Okay, something I need to get off my chest. As a result, I'm making a cut so you don't have to deal with text flood.
Now, LibreOffice (and by extension OpenOffice) isn't that bad of an application. Sure, on Windows, the kerning for most fonts is so horrible it could cause brain damage in the minds of any decent designer, but it does what's needed. It's a word processor, based loosely on the old MS Office Word/MS Works Write UI, with all the features up could need for editing and creating documents. And if you want good typesetting, use LaTeX. It's better suited for the role.
That said, something I see when people talk about not being able to afford Office for the desktop is a reaction of "Just use LibreOffice." This would be a good suggestion, if not for how quick people are to jump on that suggestion.
LibreOffice is good for most people who are used to word processors. But it's not for everyone. In fact, it can be outright overkill for some people.
If someone just needs something to write in rich text (bold, italics, etc) without worrying about a lot of options, Windows comes with WordPad built-in, and saves to the RTF (Rich Text File) format. macOS likewise comes with TextEdit, which is both a text editor and a rich text editor like WordPad. There's quite a few options that use RTF as well, such as Jarte. Oh! And it's also the preferred format of files for my favorite writing tool on Windows and macOS, Scrivener!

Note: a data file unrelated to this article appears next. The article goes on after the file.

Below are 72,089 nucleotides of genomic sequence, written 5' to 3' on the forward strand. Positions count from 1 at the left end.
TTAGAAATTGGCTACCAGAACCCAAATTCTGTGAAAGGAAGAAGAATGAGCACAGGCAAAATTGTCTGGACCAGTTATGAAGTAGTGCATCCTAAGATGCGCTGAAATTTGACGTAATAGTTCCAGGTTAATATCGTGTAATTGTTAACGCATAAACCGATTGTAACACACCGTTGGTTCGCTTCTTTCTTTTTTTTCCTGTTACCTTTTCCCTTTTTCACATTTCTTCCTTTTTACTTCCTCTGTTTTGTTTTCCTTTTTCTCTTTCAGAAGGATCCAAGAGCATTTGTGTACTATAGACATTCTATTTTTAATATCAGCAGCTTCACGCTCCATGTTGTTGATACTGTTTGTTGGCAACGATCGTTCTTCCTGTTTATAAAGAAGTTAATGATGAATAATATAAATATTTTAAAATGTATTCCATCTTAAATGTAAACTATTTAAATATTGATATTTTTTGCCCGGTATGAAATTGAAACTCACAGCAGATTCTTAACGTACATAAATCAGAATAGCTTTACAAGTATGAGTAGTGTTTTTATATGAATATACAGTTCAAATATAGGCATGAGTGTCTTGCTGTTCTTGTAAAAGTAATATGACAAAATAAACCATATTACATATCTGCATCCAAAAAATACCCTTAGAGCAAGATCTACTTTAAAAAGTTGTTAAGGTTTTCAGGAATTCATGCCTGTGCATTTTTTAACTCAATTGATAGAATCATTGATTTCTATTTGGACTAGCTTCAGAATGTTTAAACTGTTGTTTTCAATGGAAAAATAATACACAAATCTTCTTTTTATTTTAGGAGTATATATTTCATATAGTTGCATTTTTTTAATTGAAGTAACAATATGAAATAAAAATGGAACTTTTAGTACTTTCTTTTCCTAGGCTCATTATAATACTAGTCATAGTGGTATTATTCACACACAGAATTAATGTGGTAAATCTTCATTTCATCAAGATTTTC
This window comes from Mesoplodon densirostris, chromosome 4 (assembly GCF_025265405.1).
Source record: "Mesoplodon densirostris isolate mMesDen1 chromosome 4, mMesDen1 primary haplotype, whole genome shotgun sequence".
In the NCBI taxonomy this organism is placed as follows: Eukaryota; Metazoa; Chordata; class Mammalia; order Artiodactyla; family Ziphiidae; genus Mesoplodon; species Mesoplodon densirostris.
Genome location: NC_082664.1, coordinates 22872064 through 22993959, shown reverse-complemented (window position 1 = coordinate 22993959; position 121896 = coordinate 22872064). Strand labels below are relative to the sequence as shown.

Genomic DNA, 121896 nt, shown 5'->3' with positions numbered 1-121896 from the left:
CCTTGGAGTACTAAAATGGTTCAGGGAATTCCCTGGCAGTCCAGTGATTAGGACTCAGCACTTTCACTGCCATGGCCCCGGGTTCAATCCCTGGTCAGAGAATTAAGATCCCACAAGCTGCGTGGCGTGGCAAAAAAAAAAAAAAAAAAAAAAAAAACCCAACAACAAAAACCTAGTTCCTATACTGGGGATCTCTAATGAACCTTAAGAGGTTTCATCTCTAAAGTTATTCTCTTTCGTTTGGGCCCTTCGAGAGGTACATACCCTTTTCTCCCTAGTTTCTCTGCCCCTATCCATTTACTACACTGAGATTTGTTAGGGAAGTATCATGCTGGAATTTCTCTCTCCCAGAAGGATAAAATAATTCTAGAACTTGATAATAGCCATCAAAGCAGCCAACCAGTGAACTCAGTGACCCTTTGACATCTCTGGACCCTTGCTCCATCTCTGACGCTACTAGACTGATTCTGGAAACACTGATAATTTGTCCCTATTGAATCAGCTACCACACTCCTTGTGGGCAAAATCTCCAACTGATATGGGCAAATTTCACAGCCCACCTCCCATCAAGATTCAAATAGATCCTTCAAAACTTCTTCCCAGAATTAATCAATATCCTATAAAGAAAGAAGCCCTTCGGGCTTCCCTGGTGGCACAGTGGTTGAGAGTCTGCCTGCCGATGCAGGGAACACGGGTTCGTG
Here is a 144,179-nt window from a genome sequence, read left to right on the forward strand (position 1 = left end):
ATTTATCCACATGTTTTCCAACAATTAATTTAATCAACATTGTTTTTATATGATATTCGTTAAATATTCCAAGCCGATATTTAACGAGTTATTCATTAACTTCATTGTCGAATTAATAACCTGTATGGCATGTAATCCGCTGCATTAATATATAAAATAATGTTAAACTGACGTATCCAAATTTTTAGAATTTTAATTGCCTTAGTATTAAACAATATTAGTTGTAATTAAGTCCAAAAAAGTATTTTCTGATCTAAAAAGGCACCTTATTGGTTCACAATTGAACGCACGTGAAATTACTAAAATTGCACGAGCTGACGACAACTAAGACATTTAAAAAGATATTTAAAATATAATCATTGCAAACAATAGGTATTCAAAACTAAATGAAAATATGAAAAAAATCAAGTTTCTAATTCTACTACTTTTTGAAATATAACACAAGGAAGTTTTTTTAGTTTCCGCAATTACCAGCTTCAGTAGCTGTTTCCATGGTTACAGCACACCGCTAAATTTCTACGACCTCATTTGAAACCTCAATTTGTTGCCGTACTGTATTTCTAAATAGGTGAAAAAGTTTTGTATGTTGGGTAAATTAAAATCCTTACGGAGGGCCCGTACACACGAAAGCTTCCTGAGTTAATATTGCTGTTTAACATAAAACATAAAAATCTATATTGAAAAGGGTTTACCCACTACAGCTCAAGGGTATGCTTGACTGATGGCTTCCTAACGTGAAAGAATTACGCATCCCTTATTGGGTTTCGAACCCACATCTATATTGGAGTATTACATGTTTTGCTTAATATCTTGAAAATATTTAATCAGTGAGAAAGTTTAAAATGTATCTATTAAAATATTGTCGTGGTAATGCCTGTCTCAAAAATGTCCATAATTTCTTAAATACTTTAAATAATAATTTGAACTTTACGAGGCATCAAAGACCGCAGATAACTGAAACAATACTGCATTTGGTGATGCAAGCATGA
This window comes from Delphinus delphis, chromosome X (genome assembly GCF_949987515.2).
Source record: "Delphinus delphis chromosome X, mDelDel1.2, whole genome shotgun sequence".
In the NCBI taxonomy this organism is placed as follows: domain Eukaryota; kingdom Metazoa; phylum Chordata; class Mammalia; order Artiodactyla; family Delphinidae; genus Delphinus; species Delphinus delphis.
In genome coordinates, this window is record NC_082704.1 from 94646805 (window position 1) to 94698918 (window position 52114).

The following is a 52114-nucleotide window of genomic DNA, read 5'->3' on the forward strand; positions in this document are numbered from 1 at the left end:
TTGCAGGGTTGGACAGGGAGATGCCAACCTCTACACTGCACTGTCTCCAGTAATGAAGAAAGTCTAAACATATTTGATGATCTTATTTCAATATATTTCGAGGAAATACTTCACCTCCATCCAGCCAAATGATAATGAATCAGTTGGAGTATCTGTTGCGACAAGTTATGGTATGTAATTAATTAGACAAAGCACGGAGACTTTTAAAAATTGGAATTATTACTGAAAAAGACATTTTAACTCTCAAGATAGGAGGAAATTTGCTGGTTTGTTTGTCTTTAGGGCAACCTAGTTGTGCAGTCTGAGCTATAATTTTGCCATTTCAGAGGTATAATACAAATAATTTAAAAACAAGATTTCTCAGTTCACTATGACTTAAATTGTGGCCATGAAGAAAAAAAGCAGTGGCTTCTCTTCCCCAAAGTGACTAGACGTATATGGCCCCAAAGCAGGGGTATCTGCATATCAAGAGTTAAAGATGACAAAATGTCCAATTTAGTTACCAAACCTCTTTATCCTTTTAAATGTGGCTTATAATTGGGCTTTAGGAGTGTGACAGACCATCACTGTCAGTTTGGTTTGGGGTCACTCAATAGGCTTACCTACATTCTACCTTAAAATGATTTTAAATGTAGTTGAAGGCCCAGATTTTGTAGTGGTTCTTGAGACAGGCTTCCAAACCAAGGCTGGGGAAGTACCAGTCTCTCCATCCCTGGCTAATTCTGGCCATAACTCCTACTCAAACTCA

On Linux, you can also choose Abiword or Calligra Office's word processor, which are both quite nice.
If you have a newer Mac, Apple's Pages is free on the App Store, and is probably my favorite word processor out there. And for older macs running newer macOS versions, the app is only $20 as a one-time fee. I'm admittedly jealous that there's not a Windows version available...kinda.
See, there are also the online-centric options as well. Word Online is a simplified version of Word 2016, and is completely free for anyone using a Microsoft account with OneDrive. Likewise, Google Docs is free, and has a much more simplified UI than desktop apps, but you have to store everything on Google Drive, since the document isn't an actual file that's synced. There's also Apple's iCloud, with Pages being free there as well, and fairly close to the desktop app on macOS, but relies on Apple's iCloud for file storage.
Additionally, none of the online options offer an Offline mode with the exception of Google Docs, though that's only if you use Google's own Chrome browser. Which is a shame, but what can you do?
All in all, there's plenty of cheap or free options aside from LibreOffice. Feel free to look around, and remember that if you really want Word for desktop, an Office365 account is only $6.99/mo or $69.99/yr as a subscription for 1 install at a time ($9.99/mo or $99.99/yr for up to 5 installs at once). Office 2016 Home and Student (which includes Word 2016) is only $149.99, but only allows for one PC (or Mac) install for that license.